2016 Chrysler 200 Limited Rental Review - An Appreciation Of An Extraordinary Automobile

Jack Baruth
by Jack Baruth
2016 chrysler 200 limited rental review an appreciation of an extraordinary

A few months ago, my esteemed colleague Ronnie Schreiber found himself in possession of a McLaren 675LT for the week. Not having a tremendous amount of personal experience with supercars, and not in a position to kill $10,000 worth of consumables in a single day at Thunderhill, Ronnie decided not to write a conventional review of the 675LT. Instead, he wrote an “Appreciation” of the Macca, eschewing the world-weary, seen-it-all shtick of the print-rag supercar review for an honest description of what it’s like to be a regular fellow who just happens to be holding the keys to something truly outrageous. Check it out, if you haven’t already read it.

Last week, I had the occasion to put 515 miles on a rented close-to-base-model Chrysler 200 in about a ten-hour period. It’s safe to say that most of you don’t like Chrysler’s entry-luxury take on the Fiat Compact platform. As a matter of fact, the 200 is currently a strong contender for Mr. Stevenson’s reanimated TWAT awards.

I’d like to see if I can change your mind about that.

Let me start by apologizing for the lack of pictures. My plan was to pick the Chrysler up on Thursday afternoon, drive it to Ann Arbor for dinner, return to Columbus that night, drive to work the next day, then make the trip to Watkins Glen for what would turn out to be a star-crossed AER race. At the last minute on Friday, however, fate intervened in the form of a friend’s press loaner that was available for the weekend, so I immediately returned the 200 to Enterprise so I could save $80 in rental fees. I only remembered that I’d forgotten to photograph it when I was about halfway through Pennsylvania on the way to the Glen.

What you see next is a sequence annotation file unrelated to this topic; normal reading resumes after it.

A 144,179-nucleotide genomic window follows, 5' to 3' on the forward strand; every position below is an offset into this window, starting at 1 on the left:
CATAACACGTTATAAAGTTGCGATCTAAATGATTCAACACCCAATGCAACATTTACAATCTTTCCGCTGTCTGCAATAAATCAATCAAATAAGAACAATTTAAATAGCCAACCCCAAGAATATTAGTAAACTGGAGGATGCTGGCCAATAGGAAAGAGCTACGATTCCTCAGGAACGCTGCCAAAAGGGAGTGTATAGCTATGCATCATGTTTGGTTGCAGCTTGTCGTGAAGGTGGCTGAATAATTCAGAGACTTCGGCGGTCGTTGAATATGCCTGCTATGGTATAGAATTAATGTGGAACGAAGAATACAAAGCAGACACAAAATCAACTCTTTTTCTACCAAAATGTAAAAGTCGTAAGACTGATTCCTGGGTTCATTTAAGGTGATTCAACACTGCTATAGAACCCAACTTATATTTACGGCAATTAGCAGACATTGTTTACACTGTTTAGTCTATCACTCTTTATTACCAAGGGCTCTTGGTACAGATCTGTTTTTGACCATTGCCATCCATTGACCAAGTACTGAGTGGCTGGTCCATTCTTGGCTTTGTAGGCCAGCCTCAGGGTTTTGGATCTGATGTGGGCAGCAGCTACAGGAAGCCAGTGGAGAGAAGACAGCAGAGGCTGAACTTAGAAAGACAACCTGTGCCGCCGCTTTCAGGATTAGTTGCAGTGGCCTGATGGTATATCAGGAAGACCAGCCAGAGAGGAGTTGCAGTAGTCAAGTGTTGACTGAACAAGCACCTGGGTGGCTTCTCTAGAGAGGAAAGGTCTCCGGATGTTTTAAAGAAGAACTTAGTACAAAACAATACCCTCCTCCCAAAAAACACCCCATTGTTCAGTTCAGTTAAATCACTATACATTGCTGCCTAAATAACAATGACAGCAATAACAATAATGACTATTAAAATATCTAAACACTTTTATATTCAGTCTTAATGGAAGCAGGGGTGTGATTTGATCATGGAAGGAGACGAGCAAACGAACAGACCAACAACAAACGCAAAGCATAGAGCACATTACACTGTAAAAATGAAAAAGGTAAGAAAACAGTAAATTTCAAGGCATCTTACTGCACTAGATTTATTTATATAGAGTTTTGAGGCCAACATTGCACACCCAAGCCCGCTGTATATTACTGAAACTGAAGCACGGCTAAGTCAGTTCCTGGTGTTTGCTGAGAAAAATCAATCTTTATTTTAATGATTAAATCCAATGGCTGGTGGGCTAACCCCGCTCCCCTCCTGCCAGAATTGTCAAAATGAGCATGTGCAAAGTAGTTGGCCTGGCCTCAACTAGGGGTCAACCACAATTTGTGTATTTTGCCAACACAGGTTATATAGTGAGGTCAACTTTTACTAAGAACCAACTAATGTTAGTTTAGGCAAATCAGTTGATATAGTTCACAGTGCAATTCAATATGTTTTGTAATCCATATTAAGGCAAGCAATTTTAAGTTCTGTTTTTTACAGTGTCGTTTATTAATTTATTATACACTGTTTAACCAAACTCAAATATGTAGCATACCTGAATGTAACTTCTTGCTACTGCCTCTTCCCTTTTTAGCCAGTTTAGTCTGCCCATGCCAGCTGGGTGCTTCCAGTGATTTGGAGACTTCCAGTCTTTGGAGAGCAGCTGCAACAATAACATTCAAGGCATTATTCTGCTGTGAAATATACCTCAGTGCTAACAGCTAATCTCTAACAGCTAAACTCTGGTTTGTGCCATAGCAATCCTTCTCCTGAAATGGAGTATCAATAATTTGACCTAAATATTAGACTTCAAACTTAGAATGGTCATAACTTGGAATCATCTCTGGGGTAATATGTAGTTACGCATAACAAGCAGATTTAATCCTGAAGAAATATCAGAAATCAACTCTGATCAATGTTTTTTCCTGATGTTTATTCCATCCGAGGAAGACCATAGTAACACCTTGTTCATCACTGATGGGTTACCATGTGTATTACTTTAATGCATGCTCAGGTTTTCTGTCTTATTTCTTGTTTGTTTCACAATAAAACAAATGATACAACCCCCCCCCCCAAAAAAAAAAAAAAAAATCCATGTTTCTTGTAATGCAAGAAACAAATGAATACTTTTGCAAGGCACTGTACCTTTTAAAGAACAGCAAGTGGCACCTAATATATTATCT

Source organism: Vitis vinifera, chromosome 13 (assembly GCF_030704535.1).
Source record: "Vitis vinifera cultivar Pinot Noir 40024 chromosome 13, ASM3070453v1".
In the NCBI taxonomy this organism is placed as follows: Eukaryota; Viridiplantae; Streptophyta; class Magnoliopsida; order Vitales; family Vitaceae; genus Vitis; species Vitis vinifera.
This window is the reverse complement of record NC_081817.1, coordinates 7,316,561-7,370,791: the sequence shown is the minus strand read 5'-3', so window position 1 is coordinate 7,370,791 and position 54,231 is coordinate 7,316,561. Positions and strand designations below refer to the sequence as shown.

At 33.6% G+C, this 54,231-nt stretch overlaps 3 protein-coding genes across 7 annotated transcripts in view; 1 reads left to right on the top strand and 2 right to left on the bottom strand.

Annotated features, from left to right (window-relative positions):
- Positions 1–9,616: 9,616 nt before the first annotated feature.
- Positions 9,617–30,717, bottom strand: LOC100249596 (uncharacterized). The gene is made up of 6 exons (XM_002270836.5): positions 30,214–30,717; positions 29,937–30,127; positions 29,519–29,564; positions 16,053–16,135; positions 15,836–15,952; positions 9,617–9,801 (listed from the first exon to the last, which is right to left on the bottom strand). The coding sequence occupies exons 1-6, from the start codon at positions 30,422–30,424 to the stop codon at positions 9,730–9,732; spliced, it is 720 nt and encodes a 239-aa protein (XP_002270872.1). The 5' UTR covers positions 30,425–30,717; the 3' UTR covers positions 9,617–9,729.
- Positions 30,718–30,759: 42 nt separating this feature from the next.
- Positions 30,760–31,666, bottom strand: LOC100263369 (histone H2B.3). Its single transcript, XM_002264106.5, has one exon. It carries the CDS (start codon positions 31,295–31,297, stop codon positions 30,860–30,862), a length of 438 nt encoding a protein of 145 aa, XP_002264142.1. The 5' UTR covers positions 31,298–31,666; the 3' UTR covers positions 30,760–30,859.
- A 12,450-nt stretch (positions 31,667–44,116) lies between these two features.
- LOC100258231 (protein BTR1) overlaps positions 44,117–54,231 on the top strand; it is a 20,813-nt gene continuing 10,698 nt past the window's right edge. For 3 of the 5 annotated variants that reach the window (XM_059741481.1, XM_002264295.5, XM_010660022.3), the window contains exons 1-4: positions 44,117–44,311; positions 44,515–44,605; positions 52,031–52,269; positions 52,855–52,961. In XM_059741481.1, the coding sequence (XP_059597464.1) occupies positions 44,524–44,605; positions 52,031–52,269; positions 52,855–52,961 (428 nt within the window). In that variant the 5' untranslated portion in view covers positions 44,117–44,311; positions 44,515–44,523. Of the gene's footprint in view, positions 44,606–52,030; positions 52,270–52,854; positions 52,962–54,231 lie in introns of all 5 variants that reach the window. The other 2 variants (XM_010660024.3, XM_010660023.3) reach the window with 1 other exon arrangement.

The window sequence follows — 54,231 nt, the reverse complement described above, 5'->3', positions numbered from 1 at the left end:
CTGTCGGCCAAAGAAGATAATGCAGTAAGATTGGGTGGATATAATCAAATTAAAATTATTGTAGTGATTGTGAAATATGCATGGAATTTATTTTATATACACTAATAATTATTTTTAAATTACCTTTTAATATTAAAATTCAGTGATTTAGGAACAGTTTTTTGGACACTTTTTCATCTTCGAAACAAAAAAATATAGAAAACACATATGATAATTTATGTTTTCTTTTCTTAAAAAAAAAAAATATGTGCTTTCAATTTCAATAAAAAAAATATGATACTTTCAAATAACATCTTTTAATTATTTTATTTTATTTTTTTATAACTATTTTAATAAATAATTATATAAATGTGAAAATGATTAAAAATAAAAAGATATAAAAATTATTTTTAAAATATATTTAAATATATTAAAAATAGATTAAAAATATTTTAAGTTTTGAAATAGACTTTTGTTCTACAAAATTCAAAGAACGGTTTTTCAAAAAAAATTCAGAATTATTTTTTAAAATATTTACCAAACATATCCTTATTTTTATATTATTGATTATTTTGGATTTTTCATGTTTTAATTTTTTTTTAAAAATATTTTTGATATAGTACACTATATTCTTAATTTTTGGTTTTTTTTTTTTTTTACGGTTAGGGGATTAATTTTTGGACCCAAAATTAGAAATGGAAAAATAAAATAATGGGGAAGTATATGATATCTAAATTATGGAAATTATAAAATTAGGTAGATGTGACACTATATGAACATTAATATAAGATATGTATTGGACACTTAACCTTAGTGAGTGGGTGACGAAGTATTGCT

The Chrysler 200 Limited retails for $24,985. Nobody’s going to pay that much for one. That’s good, because the equipment list leaves quite a bit to be desired. You don’t get dual-zone temperature control; that’s an extra $645. You don’t get heated mirrors or an eight-way power seat; that’s $895 extra. In other words, if you equip it like an Accord EX, you’re going to have the same sticker as an Accord EX. Just remember that with modern-day Chryslers, the “Suggested” in the acronym MSRP is to be taken very lightly.

This car has nothing to do with the old Sebring-based 200, except that it has a “Tigershark” variant of the 2.4 “World Engine.” It’s now hooked up to the ZF nine-speed automatic instead of a Mopar four-speed chugger. Both the engine and transmission have come in for quite a bit of criticism lately, some of it well deserved. Around town, the ZF is rarely in the right gear or even the gear that is next to the right gear. A few times when I was driving around Ann Arbor, I put my foot down to make a quick move in traffic only to have precisely nothing happen until the gearbox could get around to swapping into the correct ratio. This never took less than one second.